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Friday, December 08 2017

Contributor: Leye Olayiwola

Introduction: Apostle Paul during his earthly ministry established many churches and wrote majority of the epistles to these churches. His passion for souls was impeccable. His pursuit and love for these churches could only have been second to that of our Lord and savior, Jesus Christ. However, during this period of his ministry, there were some false apostles also contesting for these souls. Paul in his words referred to these apostles as “deceitful workers, transforming themselves into apostles of Christ”, whose utmost desire was to corrupt the churches from the simplicity that is in Christ. This is what we will be considering in this portion of Paul’s epistle to the Corinthian church in 2 Corinthians 11 . 

Vs 1-4:

• Note the apology Paul makes for going about to commend himself. He is unwilling to enter upon this subject of self-commendation. It is no pleasure to a good man to speak well of himself, yet in some cases it is lawful, namely, when it is for the advantage of others, or for our own necessary vindication; as thus it was here.

• We have the reasons for what the apostle did:

(1.) To preserve the Corinthians from being corrupted by the insinuations of the false apostles, He tells them he was jealous over them with godly jealousy; he was afraid lest their faith should be weakened by hearkening to such suggestions as tended to lessen their regard to his ministry, by which they were brought to the Christian faith. This godly jealousy in the apostle was a mixture of love and fear; and faithful ministers cannot but be afraid and concerned for their people, lest they should lose that which they have received, and turn from what they have embraced, especially when deceivers have gone abroad, or have crept in among them.

(2) To vindicate himself against the false apostles, forasmuch as they could not pretend they had another Jesus, or another Spirit, or another gospel, to preach to them.

Vs 5-15:

• After the foregoing preface to what he was about to say, the apostle in these verses mentions,

(1). His equality with the other apostles—that he was not a whit behind the very chief of the apostles. Paul expresses this very modestly. He might have spoken very positively. The apostleship, as an office, was equal in all the apostles; but the apostles, like other Christians, differed one from another. These stars differed one from another in glory, and Paul was indeed of the first magnitude; yet he speaks modestly of himself, and humbly owns his personal infirmity, that he was rude in speech (vs 6), had not such a graceful delivery as some others might have. Some think that he was a man of very low stature, and that his voice was proportionably small; others think that he may have had some impediment in his speech, perhaps a stammering tongue. However, he was not rude in knowledge; he was not unacquainted with the best rules of oratory and the art of persuasion, much less was he ignorant of the mysteries of the kingdom of heaven, as had been thoroughly manifested among them.

(2) His equality with the false apostles in particular—the preaching of the gospel unto them freely (vs 7), without wages. This the apostle largely insists on, and shows that, as they could not but own him to be a minister of Christ, so they ought to acknowledge he had been a good friend to them.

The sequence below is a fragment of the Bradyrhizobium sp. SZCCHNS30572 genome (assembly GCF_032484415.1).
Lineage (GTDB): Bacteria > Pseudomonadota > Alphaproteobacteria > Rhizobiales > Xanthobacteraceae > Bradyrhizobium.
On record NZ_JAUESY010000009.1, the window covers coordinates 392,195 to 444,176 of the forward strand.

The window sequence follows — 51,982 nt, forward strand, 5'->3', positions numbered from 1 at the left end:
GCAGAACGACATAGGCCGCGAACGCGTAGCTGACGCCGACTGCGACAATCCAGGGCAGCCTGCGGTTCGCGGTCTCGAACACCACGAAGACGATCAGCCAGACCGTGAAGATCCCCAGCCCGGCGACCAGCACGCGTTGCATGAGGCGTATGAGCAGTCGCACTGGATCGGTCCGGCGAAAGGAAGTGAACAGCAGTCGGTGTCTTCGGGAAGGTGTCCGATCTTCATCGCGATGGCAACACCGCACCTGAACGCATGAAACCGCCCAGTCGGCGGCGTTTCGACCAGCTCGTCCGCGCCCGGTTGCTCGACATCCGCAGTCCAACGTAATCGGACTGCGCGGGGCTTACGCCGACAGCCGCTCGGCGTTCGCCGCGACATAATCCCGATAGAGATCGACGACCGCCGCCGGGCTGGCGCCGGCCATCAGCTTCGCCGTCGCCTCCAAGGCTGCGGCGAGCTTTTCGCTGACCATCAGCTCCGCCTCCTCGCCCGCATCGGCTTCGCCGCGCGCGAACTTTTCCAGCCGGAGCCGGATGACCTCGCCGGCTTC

• He had proved at large, in his former epistle to them, the lawfulness of ministers’ receiving maintenance from the people, and the duty of the people to give them an honourable maintenance; and here he says he himself had taken wages of other churches (vs 8), so that he had a right to have asked and received from them: yet he waived his right, and chose rather to abase himself, by working with his hands in the trade of tent-making to maintain himself, than be burdensome to them, that they might be exalted, or encouraged to receive the gospel, which they had so cheaply; yea, he chose rather to be supplied from Macedonia than to be chargeable unto them.

• He informs them of the reason of this his conduct among them. It was not because he did not love them (vs 11), or was unwilling to receive tokens of their love (for love and friendship are manifested by mutual giving and receiving), but it was to avoid offence, that he might cut off occasion from those that desired occasion. He would not give occasion for any to accuse him of worldly designs in preaching the gospel, or that he intended to make a trade of it, to enrich himself; and that others who opposed him at Corinth might not in this respect gain an advantage against him.

• There were counterfeit prophets under the Old Testament, who wore the garb and learned the language of the prophets of the Lord. So there were counterfeit apostles under the New Testament, who seemed in many respects like the true apostles of Christ. And no marvel (says the apostle); hypocrisy is a thing not to be much wondered at in this world, especially when we consider the great influence Satan has upon the minds of many, who rules in the hearts of the children of disobedience. As he can turn himself into any shape, and put on almost any form, and look sometimes like an angel of light, in order to promote his kingdom of darkness, so he will teach his ministers and instruments to do the same. But it follows, Their end is according to their works (vs 15); the end will discover them to be deceitful workers, and their work will end in ruin and destruction.